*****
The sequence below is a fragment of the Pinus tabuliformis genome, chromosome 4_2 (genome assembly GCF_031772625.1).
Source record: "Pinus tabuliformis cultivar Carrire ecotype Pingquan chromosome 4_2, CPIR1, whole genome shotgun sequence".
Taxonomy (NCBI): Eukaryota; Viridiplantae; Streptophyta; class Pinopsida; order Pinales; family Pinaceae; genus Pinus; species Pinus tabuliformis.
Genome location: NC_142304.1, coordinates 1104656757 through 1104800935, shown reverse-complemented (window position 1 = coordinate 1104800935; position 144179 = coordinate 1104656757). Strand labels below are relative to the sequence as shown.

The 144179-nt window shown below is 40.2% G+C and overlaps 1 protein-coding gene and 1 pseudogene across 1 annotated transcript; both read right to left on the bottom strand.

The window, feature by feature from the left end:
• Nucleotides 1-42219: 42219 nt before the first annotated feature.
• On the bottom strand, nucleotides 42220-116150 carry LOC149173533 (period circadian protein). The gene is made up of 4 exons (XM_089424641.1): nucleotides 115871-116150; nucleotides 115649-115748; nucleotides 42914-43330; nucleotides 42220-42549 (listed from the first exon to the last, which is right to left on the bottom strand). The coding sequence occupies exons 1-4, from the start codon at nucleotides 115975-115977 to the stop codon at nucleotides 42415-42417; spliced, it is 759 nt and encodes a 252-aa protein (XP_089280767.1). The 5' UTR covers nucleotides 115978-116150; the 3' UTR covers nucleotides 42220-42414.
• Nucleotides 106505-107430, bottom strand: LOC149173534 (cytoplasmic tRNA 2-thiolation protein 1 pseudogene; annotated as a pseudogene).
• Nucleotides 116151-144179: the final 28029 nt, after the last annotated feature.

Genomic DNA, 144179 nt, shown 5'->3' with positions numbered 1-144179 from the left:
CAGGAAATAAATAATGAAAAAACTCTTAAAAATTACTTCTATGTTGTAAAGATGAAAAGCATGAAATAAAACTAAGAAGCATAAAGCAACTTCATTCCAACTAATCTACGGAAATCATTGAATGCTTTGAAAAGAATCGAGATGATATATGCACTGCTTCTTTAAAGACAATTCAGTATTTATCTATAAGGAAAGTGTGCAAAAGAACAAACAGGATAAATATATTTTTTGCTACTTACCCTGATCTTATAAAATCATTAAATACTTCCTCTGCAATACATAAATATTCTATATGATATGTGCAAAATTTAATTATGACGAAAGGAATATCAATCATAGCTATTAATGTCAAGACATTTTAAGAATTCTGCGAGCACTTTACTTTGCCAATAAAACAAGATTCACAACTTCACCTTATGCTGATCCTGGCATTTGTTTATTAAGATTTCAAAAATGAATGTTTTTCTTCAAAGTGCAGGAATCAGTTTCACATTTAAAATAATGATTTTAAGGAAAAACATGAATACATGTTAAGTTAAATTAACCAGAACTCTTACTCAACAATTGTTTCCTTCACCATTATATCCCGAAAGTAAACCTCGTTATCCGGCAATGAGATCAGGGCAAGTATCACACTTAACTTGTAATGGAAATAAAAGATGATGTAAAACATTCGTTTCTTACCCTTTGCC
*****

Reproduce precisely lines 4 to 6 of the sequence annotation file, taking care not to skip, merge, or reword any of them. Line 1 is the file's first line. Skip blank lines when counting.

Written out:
Genome location: NC_142304.1, coordinates 1104656757 through 1104800935, shown reverse-complemented (window position 1 = coordinate 1104800935; position 144179 = coordinate 1104656757). Strand labels below are relative to the sequence as shown.

The 144179-nt window shown below is 40.2% G+C and overlaps 1 protein-coding gene and 1 pseudogene across 1 annotated transcript; both read right to left on the bottom strand.

The window, feature by feature from the left end: